|1 January||New Year's Day|
|2 January||Public holiday|
|21 March||Human Rights Day|
|6 April||Good Friday (Friday before Easter Sunday)|
|9 April||Family Day (Monday after Easter Sunday)|
|27 April||Freedom Day|
|1 May||Workers' Day|
|16 June||Youth Day|
|9 August||National Women's Day|
|24 September||Heritage Day|
|16 December||Day of Reconciliation|
|17 December||Public holiday|
|25 December||Christmas Day|
|26 December||Day of Goodwill|
Phew, that seems like a lot! As South Africa is a relatively new country, we celebrate things like our Constitution (Human Rights Day), our first free elections (Freedom Day), and reconciliation (Day of Reconciliation). We also celebrate the role of various groups against apartheid- such as labour movements (Workers' Day), students (Youth Day) and women (Women's Day). I think these are all great things to celebrate, and it's even better since we get all of these days as public holidays*.
When I was growing up, I had very little appreciation for all of these holidays, apart from the fact that they usually meant a day off school. Our South African holidays mark important, often tragic, events which happened on our way to a democracy. I hope that students in schools today will have the stories explained to them, even if they are violent, to show our new generations how far we have come. I would like to explain to my students what each of these holidays are, and why they can be proud of their country.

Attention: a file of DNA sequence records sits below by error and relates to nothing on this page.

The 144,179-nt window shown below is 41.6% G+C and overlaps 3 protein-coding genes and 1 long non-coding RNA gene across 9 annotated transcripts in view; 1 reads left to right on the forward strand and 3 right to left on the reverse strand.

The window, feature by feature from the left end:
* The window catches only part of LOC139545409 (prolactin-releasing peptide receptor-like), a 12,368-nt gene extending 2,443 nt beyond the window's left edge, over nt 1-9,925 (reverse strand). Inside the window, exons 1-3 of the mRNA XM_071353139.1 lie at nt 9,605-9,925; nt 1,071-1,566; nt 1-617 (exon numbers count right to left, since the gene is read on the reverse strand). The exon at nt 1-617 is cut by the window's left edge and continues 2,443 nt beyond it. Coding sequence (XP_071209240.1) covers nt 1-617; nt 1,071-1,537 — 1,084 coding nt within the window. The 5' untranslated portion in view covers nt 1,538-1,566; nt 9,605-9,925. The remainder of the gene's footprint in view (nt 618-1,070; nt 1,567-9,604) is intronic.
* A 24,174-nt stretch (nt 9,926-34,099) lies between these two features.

In other news, I had my first job interview yesterday. The panel were lovely, and although I was a bundle of nerves I seemed to make a good impression. Sadly, I did not get the position, though the principal of the school told me on the phone that she thinks I will make a great teacher. While I'm a bit sad that I didn't get the post, her words did help to boost my confidence. For now, it's back to sending out CVs and hoping.